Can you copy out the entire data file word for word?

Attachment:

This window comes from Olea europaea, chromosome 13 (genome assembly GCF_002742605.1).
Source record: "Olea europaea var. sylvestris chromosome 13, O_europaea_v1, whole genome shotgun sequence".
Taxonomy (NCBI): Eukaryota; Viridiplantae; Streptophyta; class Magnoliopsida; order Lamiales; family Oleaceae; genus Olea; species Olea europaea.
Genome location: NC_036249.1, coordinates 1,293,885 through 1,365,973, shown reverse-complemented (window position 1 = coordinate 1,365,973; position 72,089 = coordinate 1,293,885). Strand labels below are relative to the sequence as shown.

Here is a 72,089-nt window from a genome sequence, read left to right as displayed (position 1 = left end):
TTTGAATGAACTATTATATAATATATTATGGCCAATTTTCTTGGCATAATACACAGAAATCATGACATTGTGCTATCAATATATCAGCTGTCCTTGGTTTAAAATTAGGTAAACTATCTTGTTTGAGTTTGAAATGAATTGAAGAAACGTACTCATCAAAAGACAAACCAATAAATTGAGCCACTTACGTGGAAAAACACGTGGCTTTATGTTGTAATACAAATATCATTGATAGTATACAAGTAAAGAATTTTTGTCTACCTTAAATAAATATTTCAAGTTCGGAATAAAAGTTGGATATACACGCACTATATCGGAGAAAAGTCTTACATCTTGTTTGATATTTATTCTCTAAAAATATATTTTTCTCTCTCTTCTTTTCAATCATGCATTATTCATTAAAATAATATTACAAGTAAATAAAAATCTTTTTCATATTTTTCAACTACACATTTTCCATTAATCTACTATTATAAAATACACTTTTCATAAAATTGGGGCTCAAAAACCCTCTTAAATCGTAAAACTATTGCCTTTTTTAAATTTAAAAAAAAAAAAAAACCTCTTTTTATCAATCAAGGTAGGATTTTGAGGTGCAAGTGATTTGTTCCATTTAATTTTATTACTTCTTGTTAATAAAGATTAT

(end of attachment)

This window comes from Olea europaea, chromosome 13 (genome assembly GCF_002742605.1).
Source record: "Olea europaea var. sylvestris chromosome 13, O_europaea_v1, whole genome shotgun sequence".
Taxonomy (NCBI): Eukaryota; Viridiplantae; Streptophyta; class Magnoliopsida; order Lamiales; family Oleaceae; genus Olea; species Olea europaea.
Genome location: NC_036249.1, coordinates 1,293,885 through 1,365,973, shown reverse-complemented (window position 1 = coordinate 1,365,973; position 72,089 = coordinate 1,293,885). Strand labels below are relative to the sequence as shown.

Here is a 72,089-nt window from a genome sequence, read left to right as displayed (position 1 = left end):
TTTGAATGAACTATTATATAATATATTATGGCCAATTTTCTTGGCATAATACACAGAAATCATGACATTGTGCTATCAATATATCAGCTGTCCTTGGTTTAAAATTAGGTAAACTATCTTGTTTGAGTTTGAAATGAATTGAAGAAACGTACTCATCAAAAGACAAACCAATAAATTGAGCCACTTACGTGGAAAAACACGTGGCTTTATGTTGTAATACAAATATCATTGATAGTATACAAGTAAAGAATTTTTGTCTACCTTAAATAAATATTTCAAGTTCGGAATAAAAGTTGGATATACACGCACTATATCGGAGAAAAGTCTTACATCTTGTTTGATATTTATTCTCTAAAAATATATTTTTCTCTCTCTTCTTTTCAATCATGCATTATTCATTAAAATAATATTACAAGTAAATAAAAATCTTTTTCATATTTTTCAACTACACATTTTCCATTAATCTACTATTATAAAATACACTTTTCATAAAATTGGGGCTCAAAAACCCTCTTAAATCGTAAAACTATTGCCTTTTTTAAATTTAAAAAAAAAAAAAAACCTCTTTTTATCAATCAAGGTAGGATTTTGAGGTGCAAGTGATTTGTTCCATTTAATTTTATTACTTCTTGTTAATAAAGATTAT